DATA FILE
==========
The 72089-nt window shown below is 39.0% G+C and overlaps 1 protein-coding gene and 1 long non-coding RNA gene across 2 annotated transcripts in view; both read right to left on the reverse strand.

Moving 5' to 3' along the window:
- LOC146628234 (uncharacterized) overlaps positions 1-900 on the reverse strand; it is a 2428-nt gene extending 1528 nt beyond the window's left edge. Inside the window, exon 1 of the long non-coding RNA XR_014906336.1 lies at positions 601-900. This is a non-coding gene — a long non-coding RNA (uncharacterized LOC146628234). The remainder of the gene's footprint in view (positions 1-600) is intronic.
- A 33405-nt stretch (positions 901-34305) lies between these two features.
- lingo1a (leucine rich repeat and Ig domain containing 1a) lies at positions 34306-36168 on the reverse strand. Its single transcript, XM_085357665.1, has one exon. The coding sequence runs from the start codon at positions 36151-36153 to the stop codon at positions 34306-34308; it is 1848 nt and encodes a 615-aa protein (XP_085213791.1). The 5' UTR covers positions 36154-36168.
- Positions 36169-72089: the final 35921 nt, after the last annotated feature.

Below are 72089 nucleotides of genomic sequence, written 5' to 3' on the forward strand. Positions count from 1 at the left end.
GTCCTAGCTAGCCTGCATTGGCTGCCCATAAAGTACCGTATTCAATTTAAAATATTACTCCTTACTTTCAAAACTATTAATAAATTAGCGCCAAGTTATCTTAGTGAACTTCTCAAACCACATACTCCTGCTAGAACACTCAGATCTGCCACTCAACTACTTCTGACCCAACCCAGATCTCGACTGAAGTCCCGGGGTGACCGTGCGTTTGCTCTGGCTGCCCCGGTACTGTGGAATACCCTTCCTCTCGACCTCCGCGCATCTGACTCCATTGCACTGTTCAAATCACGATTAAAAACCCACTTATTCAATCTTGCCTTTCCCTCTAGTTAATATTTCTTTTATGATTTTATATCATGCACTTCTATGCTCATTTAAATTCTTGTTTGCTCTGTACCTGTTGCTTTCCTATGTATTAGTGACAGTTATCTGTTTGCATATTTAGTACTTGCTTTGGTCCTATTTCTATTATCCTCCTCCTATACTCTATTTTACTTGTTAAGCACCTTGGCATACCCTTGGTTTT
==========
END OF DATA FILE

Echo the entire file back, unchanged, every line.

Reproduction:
The 72089-nt window shown below is 39.0% G+C and overlaps 1 protein-coding gene and 1 long non-coding RNA gene across 2 annotated transcripts in view; both read right to left on the reverse strand.

Moving 5' to 3' along the window:
- LOC146628234 (uncharacterized) overlaps positions 1-900 on the reverse strand; it is a 2428-nt gene extending 1528 nt beyond the window's left edge. Inside the window, exon 1 of the long non-coding RNA XR_014906336.1 lies at positions 601-900. This is a non-coding gene — a long non-coding RNA (uncharacterized LOC146628234). The remainder of the gene's footprint in view (positions 1-600) is intronic.
- A 33405-nt stretch (positions 901-34305) lies between these two features.
- lingo1a (leucine rich repeat and Ig domain containing 1a) lies at positions 34306-36168 on the reverse strand. Its single transcript, XM_085357665.1, has one exon. The coding sequence runs from the start codon at positions 36151-36153 to the stop codon at positions 34306-34308; it is 1848 nt and encodes a 615-aa protein (XP_085213791.1). The 5' UTR covers positions 36154-36168.
- Positions 36169-72089: the final 35921 nt, after the last annotated feature.

Below are 72089 nucleotides of genomic sequence, written 5' to 3' on the forward strand. Positions count from 1 at the left end.
GTCCTAGCTAGCCTGCATTGGCTGCCCATAAAGTACCGTATTCAATTTAAAATATTACTCCTTACTTTCAAAACTATTAATAAATTAGCGCCAAGTTATCTTAGTGAACTTCTCAAACCACATACTCCTGCTAGAACACTCAGATCTGCCACTCAACTACTTCTGACCCAACCCAGATCTCGACTGAAGTCCCGGGGTGACCGTGCGTTTGCTCTGGCTGCCCCGGTACTGTGGAATACCCTTCCTCTCGACCTCCGCGCATCTGACTCCATTGCACTGTTCAAATCACGATTAAAAACCCACTTATTCAATCTTGCCTTTCCCTCTAGTTAATATTTCTTTTATGATTTTATATCATGCACTTCTATGCTCATTTAAATTCTTGTTTGCTCTGTACCTGTTGCTTTCCTATGTATTAGTGACAGTTATCTGTTTGCATATTTAGTACTTGCTTTGGTCCTATTTCTATTATCCTCCTCCTATACTCTATTTTACTTGTTAAGCACCTTGGCATACCCTTGGTTTT